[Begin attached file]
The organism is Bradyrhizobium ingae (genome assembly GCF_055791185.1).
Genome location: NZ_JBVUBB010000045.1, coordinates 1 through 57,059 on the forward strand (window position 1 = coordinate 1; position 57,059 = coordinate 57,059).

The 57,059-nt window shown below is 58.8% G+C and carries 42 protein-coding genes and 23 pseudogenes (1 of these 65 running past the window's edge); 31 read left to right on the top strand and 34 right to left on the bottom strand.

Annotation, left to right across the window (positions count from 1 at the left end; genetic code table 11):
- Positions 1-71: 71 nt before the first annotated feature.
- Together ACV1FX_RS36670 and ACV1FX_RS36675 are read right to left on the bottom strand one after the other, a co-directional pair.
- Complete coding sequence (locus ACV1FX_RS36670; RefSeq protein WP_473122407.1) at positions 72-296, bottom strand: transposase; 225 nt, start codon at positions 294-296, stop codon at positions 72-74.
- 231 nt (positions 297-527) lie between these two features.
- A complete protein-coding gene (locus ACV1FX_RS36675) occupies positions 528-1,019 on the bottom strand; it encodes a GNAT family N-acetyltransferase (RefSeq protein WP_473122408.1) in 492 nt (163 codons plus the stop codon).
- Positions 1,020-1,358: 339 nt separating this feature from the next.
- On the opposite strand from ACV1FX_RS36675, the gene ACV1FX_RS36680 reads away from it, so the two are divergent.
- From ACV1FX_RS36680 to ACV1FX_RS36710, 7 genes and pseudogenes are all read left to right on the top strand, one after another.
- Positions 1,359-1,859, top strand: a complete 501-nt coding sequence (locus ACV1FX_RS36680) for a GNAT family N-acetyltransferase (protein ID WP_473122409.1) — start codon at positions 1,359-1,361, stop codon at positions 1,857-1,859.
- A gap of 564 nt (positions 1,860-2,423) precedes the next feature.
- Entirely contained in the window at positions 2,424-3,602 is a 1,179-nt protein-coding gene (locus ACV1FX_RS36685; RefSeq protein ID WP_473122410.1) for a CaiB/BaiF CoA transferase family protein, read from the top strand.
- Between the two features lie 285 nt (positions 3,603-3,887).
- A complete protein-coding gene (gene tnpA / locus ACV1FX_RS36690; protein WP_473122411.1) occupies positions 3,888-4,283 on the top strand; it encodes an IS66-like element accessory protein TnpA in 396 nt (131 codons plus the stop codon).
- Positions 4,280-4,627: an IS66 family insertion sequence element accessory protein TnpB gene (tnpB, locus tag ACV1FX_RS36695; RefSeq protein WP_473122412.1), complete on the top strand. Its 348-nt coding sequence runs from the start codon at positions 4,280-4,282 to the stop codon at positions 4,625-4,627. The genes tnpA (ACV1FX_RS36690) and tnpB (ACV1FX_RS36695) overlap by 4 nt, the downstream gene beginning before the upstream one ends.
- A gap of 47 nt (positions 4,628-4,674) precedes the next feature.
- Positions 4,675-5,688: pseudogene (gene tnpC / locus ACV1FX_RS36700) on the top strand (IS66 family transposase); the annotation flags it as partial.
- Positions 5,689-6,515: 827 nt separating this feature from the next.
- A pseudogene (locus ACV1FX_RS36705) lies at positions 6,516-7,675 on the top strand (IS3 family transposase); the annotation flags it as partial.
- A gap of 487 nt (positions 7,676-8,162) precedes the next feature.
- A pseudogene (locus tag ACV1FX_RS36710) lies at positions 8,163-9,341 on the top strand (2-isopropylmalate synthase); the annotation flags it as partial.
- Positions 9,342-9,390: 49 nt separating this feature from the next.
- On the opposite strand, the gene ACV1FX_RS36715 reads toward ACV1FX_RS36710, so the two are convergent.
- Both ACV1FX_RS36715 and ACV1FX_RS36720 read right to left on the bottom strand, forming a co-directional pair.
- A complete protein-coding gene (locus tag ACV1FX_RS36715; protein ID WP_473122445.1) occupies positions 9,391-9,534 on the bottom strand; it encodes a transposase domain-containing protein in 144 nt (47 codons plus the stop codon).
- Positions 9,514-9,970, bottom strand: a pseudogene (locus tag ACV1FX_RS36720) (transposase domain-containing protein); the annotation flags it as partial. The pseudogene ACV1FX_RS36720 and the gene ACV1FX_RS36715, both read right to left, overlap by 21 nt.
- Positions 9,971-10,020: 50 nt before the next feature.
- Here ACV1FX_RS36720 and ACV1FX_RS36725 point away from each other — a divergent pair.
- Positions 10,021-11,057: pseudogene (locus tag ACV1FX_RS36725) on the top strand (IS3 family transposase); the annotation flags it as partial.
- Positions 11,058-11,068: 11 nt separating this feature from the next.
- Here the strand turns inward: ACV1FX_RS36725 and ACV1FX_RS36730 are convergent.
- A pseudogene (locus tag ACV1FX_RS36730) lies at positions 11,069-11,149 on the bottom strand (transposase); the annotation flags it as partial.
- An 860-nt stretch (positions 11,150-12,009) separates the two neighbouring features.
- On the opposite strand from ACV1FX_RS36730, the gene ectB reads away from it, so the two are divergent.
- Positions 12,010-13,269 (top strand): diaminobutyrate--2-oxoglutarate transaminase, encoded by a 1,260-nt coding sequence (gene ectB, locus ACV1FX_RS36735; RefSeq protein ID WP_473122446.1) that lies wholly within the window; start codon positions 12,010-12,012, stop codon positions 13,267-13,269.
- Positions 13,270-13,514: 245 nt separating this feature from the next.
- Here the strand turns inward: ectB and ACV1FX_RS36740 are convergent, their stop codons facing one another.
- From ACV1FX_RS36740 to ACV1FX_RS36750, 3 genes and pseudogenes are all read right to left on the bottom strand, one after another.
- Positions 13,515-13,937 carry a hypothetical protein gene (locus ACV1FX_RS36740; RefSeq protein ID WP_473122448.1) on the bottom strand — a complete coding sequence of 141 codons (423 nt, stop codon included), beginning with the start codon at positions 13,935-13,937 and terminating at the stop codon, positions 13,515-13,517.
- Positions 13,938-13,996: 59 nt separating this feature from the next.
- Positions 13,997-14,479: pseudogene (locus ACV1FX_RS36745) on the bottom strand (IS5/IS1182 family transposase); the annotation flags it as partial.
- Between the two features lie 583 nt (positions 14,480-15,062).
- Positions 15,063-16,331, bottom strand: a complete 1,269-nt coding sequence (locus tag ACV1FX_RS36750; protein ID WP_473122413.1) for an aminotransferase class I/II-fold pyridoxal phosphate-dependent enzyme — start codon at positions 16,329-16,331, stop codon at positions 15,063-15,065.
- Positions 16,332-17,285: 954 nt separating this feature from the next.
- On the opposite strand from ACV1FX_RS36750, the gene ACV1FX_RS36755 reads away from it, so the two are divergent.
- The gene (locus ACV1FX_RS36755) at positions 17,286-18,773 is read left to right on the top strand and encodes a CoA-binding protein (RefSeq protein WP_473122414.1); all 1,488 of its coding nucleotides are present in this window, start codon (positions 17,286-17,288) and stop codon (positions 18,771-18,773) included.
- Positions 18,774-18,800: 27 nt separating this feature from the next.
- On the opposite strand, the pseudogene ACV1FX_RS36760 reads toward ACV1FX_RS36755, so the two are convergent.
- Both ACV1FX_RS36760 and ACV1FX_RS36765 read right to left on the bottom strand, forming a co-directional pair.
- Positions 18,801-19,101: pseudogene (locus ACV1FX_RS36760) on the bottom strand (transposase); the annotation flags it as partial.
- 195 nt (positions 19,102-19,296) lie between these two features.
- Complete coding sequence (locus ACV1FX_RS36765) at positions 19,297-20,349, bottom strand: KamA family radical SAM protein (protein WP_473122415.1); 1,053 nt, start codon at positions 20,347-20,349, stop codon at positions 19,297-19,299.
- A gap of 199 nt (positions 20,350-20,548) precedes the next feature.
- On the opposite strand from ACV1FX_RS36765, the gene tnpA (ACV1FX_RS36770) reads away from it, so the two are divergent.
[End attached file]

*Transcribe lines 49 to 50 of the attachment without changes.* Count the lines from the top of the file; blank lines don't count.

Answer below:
- The gene (locus ACV1FX_RS36755) at positions 17,286-18,773 is read left to right on the top strand and encodes a CoA-binding protein (RefSeq protein WP_473122414.1); all 1,488 of its coding nucleotides are present in this window, start codon (positions 17,286-17,288) and stop codon (positions 18,771-18,773) included.
- Positions 18,774-18,800: 27 nt separating this feature from the next.